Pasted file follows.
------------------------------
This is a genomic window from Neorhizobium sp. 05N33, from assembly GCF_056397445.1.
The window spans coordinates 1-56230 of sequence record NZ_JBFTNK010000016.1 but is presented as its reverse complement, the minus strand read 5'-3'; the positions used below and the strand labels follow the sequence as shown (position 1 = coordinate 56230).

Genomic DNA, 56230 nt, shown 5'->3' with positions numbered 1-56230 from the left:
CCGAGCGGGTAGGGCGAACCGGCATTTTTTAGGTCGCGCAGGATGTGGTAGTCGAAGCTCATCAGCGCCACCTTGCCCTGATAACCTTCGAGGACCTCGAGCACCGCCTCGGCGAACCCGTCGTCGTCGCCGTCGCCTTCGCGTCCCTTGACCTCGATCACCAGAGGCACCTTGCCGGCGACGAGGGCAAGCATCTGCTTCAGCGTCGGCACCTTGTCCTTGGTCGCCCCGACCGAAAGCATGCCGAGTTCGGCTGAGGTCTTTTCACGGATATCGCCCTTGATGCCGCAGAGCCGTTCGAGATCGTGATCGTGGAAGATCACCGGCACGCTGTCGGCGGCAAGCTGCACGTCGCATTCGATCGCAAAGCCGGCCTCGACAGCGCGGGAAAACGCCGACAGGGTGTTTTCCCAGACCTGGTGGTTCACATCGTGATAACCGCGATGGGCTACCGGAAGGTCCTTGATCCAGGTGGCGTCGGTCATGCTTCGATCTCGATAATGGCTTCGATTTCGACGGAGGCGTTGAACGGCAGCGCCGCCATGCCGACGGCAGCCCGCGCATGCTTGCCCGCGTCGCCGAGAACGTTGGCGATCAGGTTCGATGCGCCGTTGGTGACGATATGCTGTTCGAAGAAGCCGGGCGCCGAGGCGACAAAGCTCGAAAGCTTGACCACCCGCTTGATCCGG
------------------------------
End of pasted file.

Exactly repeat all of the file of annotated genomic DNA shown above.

This is a genomic window from Neorhizobium sp. 05N33, from assembly GCF_056397445.1.
The window spans coordinates 1-56230 of sequence record NZ_JBFTNK010000016.1 but is presented as its reverse complement, the minus strand read 5'-3'; the positions used below and the strand labels follow the sequence as shown (position 1 = coordinate 56230).

Genomic DNA, 56230 nt, shown 5'->3' with positions numbered 1-56230 from the left:
CCGAGCGGGTAGGGCGAACCGGCATTTTTTAGGTCGCGCAGGATGTGGTAGTCGAAGCTCATCAGCGCCACCTTGCCCTGATAACCTTCGAGGACCTCGAGCACCGCCTCGGCGAACCCGTCGTCGTCGCCGTCGCCTTCGCGTCCCTTGACCTCGATCACCAGAGGCACCTTGCCGGCGACGAGGGCAAGCATCTGCTTCAGCGTCGGCACCTTGTCCTTGGTCGCCCCGACCGAAAGCATGCCGAGTTCGGCTGAGGTCTTTTCACGGATATCGCCCTTGATGCCGCAGAGCCGTTCGAGATCGTGATCGTGGAAGATCACCGGCACGCTGTCGGCGGCAAGCTGCACGTCGCATTCGATCGCAAAGCCGGCCTCGACAGCGCGGGAAAACGCCGACAGGGTGTTTTCCCAGACCTGGTGGTTCACATCGTGATAACCGCGATGGGCTACCGGAAGGTCCTTGATCCAGGTGGCGTCGGTCATGCTTCGATCTCGATAATGGCTTCGATTTCGACGGAGGCGTTGAACGGCAGCGCCGCCATGCCGACGGCAGCCCGCGCATGCTTGCCCGCGTCGCCGAGAACGTTGGCGATCAGGTTCGATGCGCCGTTGGTGACGATATGCTGTTCGAAGAAGCCGGGCGCCGAGGCGACAAAGCTCGAAAGCTTGACCACCCGCTTGATCCGG